As you can see in the previous articles, an other recent important point on the application is the creation, management and display of the connections between the nodes.
For a better understanding, here is a simplified diagram, limited to the connection mechanism :
You can see that a connection is defined by two “clips”, the name we gave to the input and output points of the nodes. Each clip is identified with :
- nodeName : the name (= identifier) of the node he belongs to
- port : it’s a string indicating if the clip is an “input” or an “output”
- clipNumber : the number of the clip, usefull for the nodes with several sources. For an output clip, this property is always equal to 1 because a node can have only one output.
In fact, there isn’t any direct link between the node object and the connection object, which just knows the identifier of the correspondind node, so the connection doesn’t have a direct access to the node’s coordinates for example. It’s why the clip object also supplies it’s coordinates, updated each time the node is moved. Then the connection is able to expose the right coordinates to the QML view.
Concerning the display of the connections, there isn’t any Line or Curve type in QML, so we had to create a custom line type. This is a QdeclarativeItem written in python and allowing to draw a line between two points by rewriting the method paint().
Here is the result :
Thanks to signals between the data core, the wrappers and the QML view, all connections are updated in real time when a node is moved.
In order to improve the connections’ appearance, we are planning to replace the line items by Bézier curves, maybe using the QML object Canvas. This is what we have now :
See you soon for an other article !
Now that we plugged Tuttle into Buttle, we can access to the TuttleOFX utilities.
First, we added a TuttleGraph to the ButtleGraph in order to respect the new structure.
Then, we created a TuttleNode in CmdCreateNode.py and added in the ButtleNode a link to the TuttleNode . The ButtleNode is then added to the ButtleGraph (which contains the TuttleGraph) and we update the ButtleGraph.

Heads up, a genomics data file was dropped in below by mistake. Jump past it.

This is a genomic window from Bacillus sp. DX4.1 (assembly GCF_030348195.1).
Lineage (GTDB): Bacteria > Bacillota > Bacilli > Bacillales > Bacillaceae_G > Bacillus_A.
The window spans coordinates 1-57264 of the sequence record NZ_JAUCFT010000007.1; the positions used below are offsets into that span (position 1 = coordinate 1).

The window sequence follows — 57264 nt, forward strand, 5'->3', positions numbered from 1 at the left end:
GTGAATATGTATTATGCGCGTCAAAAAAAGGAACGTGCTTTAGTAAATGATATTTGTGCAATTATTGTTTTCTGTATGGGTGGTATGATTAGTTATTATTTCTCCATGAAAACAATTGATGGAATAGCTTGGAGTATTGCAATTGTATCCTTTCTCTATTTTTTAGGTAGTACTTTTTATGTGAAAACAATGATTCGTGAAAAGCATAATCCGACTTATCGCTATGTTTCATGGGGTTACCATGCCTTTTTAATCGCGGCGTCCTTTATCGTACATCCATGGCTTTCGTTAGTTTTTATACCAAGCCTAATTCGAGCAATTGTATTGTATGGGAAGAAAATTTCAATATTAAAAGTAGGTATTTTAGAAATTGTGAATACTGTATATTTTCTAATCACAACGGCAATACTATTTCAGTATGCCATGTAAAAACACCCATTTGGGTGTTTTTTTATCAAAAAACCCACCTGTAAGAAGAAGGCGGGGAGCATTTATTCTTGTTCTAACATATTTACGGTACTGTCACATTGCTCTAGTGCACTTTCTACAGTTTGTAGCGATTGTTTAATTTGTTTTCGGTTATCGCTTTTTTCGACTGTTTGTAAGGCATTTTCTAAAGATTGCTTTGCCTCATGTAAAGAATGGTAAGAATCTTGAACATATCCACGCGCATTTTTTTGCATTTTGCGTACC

The main part was to link the ButtleParam to the TuttleParam. In order to do that, we modified node.py in which the parameters were manually created. We separated the ButtleProperties (Name, Color, Coords) from the TuttleProperties (with the ParamObject.qml).
The attribute params of the node is an empty list. We fill it according to the type of the node. We created a mapTuttleParamToButtleParam in order to get the ParamObject corresponding to the TuttleType. Then, for all the parameters in the TuttleNode, we created the ParamObject in ButtleNode.params. The tricky part was to pick up the argument we need to build the ParamObject from Tuttle. We finally used if conditions in order to get the right arguments and to build ParamObject.
Now we have a pretty clear idea of the hierarchy of our project. That’s important, because soon we need to make the link between our application (Buttle), and Tuttle. Just to reminder, Tuttle will enable us to truly calculate the effect of the different nodes of the graph.
We made a class diagram (UML), in order to have a quick access to a common vision of the structure. It is an important tool, especially in our case because we code in Python. And in a python code, it’s hard to understand who is who, and who contains who, because the mechanism of pointer is hidden to the programmer.
The following diagram uses 4 colors, in order to separate the different layers we manipulated. So, from the core level, to the UI :
- red : tuttle
- blue : buttle core
- pink : buttle wrapper
- green : buttle data
- (and the grey class represents tools we use from one of our submodule : quick mamba).